Put pedestrians first, not cars

PUBLISHED : Sunday, 01 April, 2012, 12:00am
UPDATED : Sunday, 01 April, 2012, 12:00am


Since Hong Kong has a low ratio of vehicles to people, our city should be exceedingly pedestrian-friendly. But taking to our streets on foot can be more frustrating than pleasant. Pavements are narrow and crowded and the shopping precincts that abound in other major cities are few and far between. Overhead walkways, tunnels and iron railings lining roads that are shrouded in traffic noise and exhaust fumes make plain that no matter what the numbers, cars are king.

It was not always like this, nor, little more than a decade ago, was it how authorities envisaged our busy districts to be. For generations, our streets were a place to stroll, socialise and shop. But limited land, population density and rapid retail development started squeezing footpaths, so 12 years ago the Transport Department launched an ambitious plan to turn sections of streets in shopping areas over to pedestrians. Those proposals have been all but forgotten; progress has been at a virtual standstill since 2004.

Worse, some of the laudable efforts that were made have been rolled back - even though pedestrian traffic has dramatically increased due to the influx of mainland shoppers. Vehicles were originally barred from Mong Kok's popular Sai Yeung Choi precinct until midnight, but the ban is now lifted at 11pm. Private car numbers are rising by several percentage points a year and the government is giving sway to them rather than people. Authorities plan to get pedestrians off streets in Causeway Bay with an elaborate series of tunnels and in Mong Kok with bridges.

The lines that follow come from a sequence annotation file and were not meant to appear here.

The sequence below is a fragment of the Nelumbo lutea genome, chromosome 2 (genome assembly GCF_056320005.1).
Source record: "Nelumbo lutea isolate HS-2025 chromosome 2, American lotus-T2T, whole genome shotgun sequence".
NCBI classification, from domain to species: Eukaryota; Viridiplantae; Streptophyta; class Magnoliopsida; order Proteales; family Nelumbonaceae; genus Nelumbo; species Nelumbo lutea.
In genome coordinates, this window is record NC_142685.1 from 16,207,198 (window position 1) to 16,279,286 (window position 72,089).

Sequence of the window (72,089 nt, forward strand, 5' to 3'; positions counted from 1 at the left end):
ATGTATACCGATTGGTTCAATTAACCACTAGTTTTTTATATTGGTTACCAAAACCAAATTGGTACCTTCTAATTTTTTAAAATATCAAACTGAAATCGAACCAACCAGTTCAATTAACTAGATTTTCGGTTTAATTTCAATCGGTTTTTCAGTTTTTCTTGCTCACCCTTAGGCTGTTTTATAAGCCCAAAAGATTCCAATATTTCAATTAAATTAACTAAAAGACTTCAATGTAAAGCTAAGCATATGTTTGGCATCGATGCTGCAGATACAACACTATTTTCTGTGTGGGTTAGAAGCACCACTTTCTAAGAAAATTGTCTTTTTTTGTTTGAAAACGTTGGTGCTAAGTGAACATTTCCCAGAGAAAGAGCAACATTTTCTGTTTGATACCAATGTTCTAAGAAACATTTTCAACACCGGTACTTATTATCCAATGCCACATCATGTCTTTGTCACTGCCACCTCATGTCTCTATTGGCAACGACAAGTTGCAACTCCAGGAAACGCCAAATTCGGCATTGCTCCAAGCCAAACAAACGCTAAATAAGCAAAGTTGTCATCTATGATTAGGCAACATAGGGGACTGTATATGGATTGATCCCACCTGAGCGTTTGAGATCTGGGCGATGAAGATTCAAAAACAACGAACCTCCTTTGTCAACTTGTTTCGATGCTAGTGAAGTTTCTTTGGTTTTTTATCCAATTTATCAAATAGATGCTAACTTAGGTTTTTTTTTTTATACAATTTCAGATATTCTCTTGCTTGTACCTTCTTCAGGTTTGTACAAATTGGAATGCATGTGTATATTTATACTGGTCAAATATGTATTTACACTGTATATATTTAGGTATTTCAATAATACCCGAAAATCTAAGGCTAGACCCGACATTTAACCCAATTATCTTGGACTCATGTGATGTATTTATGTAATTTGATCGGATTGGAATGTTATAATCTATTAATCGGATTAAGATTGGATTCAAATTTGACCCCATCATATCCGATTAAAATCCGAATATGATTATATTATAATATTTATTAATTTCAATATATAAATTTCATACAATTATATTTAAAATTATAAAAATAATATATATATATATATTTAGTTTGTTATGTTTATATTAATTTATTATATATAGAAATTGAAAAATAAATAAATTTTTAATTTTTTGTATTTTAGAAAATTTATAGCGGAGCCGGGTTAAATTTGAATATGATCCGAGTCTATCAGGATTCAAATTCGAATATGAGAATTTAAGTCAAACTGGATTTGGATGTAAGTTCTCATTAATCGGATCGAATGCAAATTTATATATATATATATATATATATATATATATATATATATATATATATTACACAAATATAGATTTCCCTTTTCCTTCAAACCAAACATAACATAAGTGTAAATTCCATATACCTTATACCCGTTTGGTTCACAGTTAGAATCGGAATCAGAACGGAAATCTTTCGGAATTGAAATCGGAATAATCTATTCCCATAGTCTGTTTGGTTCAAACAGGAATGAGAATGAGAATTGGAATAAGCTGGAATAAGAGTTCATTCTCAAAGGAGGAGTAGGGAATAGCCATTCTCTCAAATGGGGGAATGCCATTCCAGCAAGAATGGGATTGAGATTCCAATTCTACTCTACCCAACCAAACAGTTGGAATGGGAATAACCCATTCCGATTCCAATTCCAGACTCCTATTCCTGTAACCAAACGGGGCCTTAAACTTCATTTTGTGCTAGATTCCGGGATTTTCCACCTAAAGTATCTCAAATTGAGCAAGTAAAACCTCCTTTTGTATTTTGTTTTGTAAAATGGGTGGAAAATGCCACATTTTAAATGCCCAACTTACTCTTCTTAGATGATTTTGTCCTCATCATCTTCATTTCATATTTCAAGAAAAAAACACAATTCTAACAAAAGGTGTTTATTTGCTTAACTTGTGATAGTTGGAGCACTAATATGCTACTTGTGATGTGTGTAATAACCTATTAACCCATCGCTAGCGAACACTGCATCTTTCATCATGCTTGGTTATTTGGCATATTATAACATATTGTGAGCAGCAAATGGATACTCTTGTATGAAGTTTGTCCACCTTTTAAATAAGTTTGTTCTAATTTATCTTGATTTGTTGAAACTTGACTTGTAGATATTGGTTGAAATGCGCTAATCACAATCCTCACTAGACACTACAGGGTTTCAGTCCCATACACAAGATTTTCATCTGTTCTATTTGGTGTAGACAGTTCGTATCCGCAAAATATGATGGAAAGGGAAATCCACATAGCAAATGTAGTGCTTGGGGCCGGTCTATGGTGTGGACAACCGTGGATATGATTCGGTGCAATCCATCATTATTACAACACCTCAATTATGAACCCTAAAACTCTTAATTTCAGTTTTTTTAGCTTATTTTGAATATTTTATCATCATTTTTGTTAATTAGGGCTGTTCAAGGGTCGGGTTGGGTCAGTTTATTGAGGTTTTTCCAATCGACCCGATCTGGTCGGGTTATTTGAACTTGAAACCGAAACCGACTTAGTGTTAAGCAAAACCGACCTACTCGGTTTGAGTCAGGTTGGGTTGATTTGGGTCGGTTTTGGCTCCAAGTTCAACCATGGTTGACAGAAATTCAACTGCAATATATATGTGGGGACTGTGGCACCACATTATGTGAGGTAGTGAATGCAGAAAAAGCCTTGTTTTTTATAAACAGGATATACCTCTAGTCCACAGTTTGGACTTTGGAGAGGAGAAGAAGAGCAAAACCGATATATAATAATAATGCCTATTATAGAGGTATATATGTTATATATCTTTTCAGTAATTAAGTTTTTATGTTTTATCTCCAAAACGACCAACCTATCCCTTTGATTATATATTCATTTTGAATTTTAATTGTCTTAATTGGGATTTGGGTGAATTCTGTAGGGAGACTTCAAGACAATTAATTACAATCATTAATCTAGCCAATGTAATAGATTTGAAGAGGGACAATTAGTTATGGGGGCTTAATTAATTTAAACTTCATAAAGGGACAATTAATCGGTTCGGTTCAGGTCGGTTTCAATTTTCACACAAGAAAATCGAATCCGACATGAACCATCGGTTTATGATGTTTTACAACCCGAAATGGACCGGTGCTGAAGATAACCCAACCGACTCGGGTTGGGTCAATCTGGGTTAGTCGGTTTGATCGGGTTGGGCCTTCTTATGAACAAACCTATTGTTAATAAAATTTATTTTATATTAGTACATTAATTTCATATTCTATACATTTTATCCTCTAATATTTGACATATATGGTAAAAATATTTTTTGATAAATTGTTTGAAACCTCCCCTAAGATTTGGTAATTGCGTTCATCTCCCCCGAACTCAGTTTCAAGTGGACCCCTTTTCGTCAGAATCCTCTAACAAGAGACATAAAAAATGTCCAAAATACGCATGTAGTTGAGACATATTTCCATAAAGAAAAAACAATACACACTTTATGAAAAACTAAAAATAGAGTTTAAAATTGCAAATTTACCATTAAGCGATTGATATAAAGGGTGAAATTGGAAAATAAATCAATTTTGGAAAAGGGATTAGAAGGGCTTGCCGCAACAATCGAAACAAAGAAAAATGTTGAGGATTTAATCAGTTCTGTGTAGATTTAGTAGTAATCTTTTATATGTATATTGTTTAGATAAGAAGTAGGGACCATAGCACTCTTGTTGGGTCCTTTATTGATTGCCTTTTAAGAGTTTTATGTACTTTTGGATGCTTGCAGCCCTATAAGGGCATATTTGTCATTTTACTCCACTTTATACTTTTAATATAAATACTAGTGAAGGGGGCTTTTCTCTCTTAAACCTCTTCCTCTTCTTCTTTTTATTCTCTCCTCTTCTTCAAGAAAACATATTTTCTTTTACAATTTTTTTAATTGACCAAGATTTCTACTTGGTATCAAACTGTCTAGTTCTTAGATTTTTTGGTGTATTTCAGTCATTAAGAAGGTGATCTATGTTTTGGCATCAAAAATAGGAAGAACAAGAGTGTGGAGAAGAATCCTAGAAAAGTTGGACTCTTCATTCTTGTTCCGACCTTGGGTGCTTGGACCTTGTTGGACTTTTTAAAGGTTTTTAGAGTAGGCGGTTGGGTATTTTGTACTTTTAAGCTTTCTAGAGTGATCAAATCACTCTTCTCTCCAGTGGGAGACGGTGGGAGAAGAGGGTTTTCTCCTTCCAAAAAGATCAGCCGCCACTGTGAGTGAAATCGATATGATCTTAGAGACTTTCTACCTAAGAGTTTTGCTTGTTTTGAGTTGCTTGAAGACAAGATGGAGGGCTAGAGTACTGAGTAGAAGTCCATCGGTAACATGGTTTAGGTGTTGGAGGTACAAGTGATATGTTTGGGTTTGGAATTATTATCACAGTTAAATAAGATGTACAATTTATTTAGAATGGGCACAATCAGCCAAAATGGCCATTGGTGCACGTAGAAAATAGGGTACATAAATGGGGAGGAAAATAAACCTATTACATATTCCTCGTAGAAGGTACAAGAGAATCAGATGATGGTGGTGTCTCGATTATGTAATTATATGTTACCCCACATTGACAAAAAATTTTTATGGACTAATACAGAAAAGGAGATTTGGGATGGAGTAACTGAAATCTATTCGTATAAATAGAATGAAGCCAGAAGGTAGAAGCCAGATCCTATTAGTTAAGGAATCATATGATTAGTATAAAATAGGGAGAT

Streets are the soul of any city. As much as they should be service arteries, they also have to be places along which pedestrians can window shop and people-watch.

Moving them above and below ground to give traffic priority is getting the balance wrong. It is an especially flawed approach for Hong Kong, where pedestrians should be the centre of urban planning, not an afterthought.